A Scottish pastor and inventor became concerned about his parishoners who worked the local coal mines. Steam engines were used to power pumps and the boilers frequently blew up with disasterous results.

Rev. Stirling developed the closed cycle heat engine bearing his name. It requires a heating and cooling source but no boiler. It runs on air and not steam.

A large displacer moves air between the hot and cold reservoirs. When the air heats, it pushes on a piston and keeps the displacer moving. When the air cools it pulls on the piston and keeps the displacer moving. The displacer moves a quarter of a cycle out of phase with the piston.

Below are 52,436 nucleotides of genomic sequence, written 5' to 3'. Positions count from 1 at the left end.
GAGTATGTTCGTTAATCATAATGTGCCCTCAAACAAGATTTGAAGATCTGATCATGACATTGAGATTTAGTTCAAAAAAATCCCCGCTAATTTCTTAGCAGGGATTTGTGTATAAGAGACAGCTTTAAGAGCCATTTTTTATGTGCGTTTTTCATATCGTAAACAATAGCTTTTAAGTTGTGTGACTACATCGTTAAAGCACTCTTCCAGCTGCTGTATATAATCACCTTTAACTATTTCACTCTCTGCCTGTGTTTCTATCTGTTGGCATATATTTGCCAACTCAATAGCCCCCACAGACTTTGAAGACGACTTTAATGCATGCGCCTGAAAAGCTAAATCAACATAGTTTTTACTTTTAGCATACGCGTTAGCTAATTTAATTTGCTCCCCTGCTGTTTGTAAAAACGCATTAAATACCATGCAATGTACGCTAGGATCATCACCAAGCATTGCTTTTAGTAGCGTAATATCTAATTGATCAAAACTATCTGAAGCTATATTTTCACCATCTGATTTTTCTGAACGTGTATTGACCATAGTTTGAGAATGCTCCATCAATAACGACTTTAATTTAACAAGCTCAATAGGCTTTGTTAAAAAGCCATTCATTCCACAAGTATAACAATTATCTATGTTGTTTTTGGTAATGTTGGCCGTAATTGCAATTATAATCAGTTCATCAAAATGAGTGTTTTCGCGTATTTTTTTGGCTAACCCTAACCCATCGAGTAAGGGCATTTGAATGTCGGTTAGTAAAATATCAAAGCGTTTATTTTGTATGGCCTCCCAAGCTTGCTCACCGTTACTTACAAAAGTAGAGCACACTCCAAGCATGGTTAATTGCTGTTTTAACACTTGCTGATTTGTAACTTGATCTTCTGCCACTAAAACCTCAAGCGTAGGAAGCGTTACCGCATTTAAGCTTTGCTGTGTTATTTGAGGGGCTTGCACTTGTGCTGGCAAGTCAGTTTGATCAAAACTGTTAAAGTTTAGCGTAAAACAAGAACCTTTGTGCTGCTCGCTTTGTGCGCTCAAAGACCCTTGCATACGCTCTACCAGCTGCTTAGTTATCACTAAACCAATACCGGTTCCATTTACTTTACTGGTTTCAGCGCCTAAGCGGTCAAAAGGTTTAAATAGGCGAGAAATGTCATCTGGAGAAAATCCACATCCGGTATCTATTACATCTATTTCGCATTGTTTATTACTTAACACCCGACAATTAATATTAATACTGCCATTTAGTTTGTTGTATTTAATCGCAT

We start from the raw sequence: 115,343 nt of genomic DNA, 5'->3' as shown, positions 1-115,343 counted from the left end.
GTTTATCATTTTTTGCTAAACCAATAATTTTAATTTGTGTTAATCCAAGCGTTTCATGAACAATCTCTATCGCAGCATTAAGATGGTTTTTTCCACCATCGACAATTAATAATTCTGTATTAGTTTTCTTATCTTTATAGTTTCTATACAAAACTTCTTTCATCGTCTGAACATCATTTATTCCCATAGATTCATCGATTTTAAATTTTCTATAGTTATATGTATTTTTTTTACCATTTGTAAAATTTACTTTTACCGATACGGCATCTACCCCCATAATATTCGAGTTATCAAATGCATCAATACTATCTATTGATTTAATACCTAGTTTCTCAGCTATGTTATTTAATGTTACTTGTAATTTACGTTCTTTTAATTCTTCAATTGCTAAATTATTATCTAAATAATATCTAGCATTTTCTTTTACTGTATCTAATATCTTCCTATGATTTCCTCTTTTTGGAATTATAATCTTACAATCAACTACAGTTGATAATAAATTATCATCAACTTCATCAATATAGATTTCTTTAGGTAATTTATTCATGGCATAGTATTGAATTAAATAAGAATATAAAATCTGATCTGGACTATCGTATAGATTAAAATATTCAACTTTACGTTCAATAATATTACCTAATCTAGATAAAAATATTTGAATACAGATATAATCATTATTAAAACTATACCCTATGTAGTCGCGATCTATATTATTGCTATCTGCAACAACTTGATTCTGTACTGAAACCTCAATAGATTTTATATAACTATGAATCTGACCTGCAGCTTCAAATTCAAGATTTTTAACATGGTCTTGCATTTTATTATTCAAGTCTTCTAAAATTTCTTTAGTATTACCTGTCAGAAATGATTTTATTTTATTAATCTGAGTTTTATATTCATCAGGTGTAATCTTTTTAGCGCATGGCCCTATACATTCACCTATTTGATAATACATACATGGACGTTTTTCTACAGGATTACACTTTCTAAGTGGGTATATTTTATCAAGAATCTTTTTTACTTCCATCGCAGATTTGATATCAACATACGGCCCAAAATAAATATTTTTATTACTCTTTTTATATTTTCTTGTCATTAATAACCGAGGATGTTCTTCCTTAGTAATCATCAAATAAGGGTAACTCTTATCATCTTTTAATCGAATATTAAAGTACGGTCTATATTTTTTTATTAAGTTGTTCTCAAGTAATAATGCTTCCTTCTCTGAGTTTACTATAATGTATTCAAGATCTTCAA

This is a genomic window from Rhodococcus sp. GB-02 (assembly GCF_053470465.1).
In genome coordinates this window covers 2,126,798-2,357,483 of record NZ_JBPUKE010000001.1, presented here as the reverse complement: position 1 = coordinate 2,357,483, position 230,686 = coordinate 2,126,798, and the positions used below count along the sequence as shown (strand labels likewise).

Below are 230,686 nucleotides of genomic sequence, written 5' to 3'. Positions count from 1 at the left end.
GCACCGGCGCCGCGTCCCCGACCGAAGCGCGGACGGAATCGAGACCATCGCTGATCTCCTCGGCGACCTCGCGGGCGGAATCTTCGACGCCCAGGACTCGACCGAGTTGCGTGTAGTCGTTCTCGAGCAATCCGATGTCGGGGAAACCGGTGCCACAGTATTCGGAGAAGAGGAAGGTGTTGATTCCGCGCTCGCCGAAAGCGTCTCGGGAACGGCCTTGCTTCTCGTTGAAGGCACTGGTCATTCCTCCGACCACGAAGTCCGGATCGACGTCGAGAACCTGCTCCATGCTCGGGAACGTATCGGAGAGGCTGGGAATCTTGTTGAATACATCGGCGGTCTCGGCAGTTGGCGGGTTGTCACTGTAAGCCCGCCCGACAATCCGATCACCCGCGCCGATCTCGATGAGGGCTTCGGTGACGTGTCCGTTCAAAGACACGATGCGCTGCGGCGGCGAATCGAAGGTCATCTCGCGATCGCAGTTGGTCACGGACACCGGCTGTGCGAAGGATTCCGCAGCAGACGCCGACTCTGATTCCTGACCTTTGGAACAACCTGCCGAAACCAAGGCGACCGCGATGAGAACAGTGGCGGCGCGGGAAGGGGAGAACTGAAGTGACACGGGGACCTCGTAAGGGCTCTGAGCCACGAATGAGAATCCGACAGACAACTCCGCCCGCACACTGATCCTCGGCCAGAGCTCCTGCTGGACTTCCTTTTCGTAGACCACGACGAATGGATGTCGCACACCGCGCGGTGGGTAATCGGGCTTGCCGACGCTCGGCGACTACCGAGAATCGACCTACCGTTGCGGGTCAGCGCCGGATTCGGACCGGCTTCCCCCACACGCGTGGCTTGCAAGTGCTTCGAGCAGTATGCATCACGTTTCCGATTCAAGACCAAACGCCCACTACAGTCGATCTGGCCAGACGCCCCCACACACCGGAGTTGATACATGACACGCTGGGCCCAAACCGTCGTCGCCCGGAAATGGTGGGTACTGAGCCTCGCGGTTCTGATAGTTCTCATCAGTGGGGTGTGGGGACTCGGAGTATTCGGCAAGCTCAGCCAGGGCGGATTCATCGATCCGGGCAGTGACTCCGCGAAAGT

Today Stirling engines are used to generate electricity in remote places and on yachts. The may also be used to heat or cool if driven by a motor. They are used for this purpose to cool some optical sensors and also to reach very low temperatures for scientific purposes. Futhermore, if they were used for combined heating, cooling and/or electricity generation in homes, it would be a much more efficient use of natural resources.

Stirling Engine

This Stirling engine usually requires a little fiddling around to get the piston stroke right. Place it on a cup of recently boiling water and spin the propeller in the proper direction (the direction it more easily moves). Once it is going, it will chug along for several minutes.